Kavannah of Transformation
Yom Kippur in the Sinai wilderness—Moses returns to the top of Mount Sinai for a second time after the sin of the golden calf, and he remains there for another 40 days and 40 nights. He pleads for forgiveness on the people’s behalf. He beseeches and implores God, he pours out his soul, he exhausts all arguments and all prayers. Finally, God relents and appears to Moses in the figure of a prayer leader, covered in a tallit, and teaches Moshe to recite the Thirteen Attributes of God: “Adonai, Adonai, God, merciful and compassionate, patient, abounding in love and faithfulness, assuring love for thousands of generations, forgiving iniquity, transgression, and sin, and granting pardon.” Whenever Israel sin, let them turn to Me with these words that describe my essence and I will forgive them. Then God says: “I have forgiven, as you have asked.” Moses comes down from Mount Sinai, his face radiant, bearing the blessing of God’s forgiveness. It is the 10th of Tishrei, the day of Yom Kippur.
Yom Kippur in the Temple in Jerusalem—the kohen gadol (High Priest) enters the Holy of Holies after days of meticulous preparation. In his heart he carries the memory of Moses at the top of Mount Sinai. He asks for forgiveness for himself, his family, his priestly tribe, and for the whole community of Israel. His heart beats hard with anticipation and with fear. What if this time God does not forgive? Would the people be able to bear the enormous weight of their transgression? Can life even go on in the absence of forgiveness? The kohen gadol beseeches and implores God, he pours out his soul. He emerges from the Holy of Holies, majestic his appearance, radiant his face. He has achieved atonement for himself and his people, and he blesses them for the new year.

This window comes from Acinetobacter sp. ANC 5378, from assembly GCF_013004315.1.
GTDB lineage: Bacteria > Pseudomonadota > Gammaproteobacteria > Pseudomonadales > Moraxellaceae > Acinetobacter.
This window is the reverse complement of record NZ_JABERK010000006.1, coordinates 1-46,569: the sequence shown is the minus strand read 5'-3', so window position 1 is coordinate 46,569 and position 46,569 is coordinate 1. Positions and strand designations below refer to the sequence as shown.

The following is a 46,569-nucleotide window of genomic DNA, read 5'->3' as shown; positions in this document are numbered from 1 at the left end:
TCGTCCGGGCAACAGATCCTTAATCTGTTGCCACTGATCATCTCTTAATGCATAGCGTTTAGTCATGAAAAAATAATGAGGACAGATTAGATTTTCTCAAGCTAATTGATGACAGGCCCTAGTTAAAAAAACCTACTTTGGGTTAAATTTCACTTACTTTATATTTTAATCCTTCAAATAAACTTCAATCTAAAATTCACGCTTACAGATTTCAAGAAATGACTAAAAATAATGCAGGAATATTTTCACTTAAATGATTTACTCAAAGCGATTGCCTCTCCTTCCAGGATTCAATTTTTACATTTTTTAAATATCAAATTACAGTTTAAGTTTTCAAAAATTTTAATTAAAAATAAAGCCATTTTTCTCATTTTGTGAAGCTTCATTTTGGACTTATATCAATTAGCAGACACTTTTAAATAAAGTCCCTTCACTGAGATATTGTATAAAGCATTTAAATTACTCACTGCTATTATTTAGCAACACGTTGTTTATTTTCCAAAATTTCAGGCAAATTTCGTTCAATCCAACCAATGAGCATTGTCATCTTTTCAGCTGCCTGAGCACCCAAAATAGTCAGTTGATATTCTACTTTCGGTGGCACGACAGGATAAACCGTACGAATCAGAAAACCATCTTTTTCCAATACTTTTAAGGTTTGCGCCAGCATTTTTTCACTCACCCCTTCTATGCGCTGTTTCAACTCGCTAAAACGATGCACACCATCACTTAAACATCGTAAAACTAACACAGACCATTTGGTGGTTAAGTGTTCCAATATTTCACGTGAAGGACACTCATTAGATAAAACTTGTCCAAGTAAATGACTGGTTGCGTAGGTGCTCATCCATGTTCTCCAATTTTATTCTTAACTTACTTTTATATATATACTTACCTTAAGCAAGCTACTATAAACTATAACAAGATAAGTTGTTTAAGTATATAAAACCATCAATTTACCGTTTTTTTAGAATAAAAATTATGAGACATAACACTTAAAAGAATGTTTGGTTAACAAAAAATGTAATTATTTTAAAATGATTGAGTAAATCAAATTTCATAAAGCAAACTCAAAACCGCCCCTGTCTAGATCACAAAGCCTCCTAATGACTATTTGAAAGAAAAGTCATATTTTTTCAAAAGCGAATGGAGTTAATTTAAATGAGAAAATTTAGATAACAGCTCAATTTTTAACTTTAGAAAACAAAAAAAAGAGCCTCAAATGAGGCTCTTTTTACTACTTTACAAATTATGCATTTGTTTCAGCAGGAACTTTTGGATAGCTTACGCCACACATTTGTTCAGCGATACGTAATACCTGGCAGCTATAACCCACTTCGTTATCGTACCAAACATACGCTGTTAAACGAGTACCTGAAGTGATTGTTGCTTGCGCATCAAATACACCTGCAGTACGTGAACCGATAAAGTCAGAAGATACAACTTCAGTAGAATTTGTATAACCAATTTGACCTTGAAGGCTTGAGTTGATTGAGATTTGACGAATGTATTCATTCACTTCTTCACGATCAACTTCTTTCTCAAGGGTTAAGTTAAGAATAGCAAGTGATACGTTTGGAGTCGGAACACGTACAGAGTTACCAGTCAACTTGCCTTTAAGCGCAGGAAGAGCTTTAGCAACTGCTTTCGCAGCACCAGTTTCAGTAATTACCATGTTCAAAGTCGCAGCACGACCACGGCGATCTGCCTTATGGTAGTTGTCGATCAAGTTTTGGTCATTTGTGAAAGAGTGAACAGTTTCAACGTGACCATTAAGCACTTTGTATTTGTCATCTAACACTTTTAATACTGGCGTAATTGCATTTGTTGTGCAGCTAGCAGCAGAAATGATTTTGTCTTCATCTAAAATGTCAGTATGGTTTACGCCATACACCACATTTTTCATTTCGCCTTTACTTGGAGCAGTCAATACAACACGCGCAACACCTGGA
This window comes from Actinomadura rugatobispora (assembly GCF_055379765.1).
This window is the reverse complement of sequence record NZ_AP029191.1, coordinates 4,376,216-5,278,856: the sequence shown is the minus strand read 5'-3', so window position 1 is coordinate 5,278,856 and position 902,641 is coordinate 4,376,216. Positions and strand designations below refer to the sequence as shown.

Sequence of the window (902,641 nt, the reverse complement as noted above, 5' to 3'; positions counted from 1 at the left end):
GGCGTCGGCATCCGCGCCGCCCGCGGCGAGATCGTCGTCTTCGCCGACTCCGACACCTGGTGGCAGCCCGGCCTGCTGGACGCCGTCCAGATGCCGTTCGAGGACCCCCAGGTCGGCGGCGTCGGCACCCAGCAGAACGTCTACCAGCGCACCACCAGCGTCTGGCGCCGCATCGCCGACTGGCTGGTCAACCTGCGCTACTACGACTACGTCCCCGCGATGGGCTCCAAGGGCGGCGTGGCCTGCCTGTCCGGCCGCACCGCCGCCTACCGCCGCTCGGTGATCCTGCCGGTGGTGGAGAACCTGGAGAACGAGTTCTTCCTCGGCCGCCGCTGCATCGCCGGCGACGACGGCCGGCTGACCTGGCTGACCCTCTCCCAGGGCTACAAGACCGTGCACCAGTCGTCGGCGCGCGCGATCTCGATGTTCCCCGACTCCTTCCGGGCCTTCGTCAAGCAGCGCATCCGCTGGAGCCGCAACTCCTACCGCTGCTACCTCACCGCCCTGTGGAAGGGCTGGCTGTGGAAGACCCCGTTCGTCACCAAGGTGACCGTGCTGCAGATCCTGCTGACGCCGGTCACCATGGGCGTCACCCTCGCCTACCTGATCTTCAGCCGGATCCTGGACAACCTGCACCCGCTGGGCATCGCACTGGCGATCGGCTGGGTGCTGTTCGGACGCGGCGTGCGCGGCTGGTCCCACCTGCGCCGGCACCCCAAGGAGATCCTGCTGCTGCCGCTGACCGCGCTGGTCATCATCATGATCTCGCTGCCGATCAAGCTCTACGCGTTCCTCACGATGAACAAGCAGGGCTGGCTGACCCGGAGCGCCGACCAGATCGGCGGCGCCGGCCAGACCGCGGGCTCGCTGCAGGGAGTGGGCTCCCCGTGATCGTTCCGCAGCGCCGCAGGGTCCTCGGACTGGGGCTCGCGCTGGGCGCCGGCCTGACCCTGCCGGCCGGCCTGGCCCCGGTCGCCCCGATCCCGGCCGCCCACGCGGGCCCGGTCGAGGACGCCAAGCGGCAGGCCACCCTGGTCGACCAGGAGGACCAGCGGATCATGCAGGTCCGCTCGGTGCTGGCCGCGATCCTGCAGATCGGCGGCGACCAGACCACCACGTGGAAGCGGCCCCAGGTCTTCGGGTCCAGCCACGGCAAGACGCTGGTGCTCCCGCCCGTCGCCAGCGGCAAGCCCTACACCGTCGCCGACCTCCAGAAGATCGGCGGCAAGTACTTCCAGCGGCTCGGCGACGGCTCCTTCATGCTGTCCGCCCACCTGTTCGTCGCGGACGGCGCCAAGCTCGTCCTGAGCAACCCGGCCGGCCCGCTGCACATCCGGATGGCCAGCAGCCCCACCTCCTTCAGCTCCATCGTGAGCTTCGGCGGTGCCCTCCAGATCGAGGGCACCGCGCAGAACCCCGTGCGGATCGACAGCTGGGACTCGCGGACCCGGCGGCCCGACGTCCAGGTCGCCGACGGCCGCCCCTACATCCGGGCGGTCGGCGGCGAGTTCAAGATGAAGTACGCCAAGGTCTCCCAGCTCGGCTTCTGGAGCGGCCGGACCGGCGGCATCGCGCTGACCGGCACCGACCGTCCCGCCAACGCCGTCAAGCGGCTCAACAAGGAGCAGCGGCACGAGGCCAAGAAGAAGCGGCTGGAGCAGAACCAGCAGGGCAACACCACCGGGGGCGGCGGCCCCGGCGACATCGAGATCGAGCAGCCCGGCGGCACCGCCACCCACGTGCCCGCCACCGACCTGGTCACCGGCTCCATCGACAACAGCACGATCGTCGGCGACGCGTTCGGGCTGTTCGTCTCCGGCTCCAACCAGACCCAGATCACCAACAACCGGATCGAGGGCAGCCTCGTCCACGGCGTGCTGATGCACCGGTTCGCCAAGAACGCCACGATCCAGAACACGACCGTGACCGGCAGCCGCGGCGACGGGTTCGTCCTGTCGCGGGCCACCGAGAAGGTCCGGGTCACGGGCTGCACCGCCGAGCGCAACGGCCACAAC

Yom Kippur—here and now—we enter the synagogue and, in the midst of community, we seek to access a space inside our heart of intimacy with God. We are all in this together, and we all carry the memory of Moses atop Mount Sinai and of the kohen gadol entering the Holy of Holies. We beseech and implore, we confess, we invoke God’s mercy and compassion, God’s love and forgiveness. We try again and again. We don’t quite understand how this whole ritual works. Will it be sufficient to lift the weight of our guilt? Is forgiveness possible? Is transformation possible? The Gates of Prayer close, the long day passes like a shadow. We have poured out our souls. A weight has lifted. Our faces are radiant. Let the new year and its blessings begin.
Gemar Hatimah Tovah,
Rabbi Roly Matalon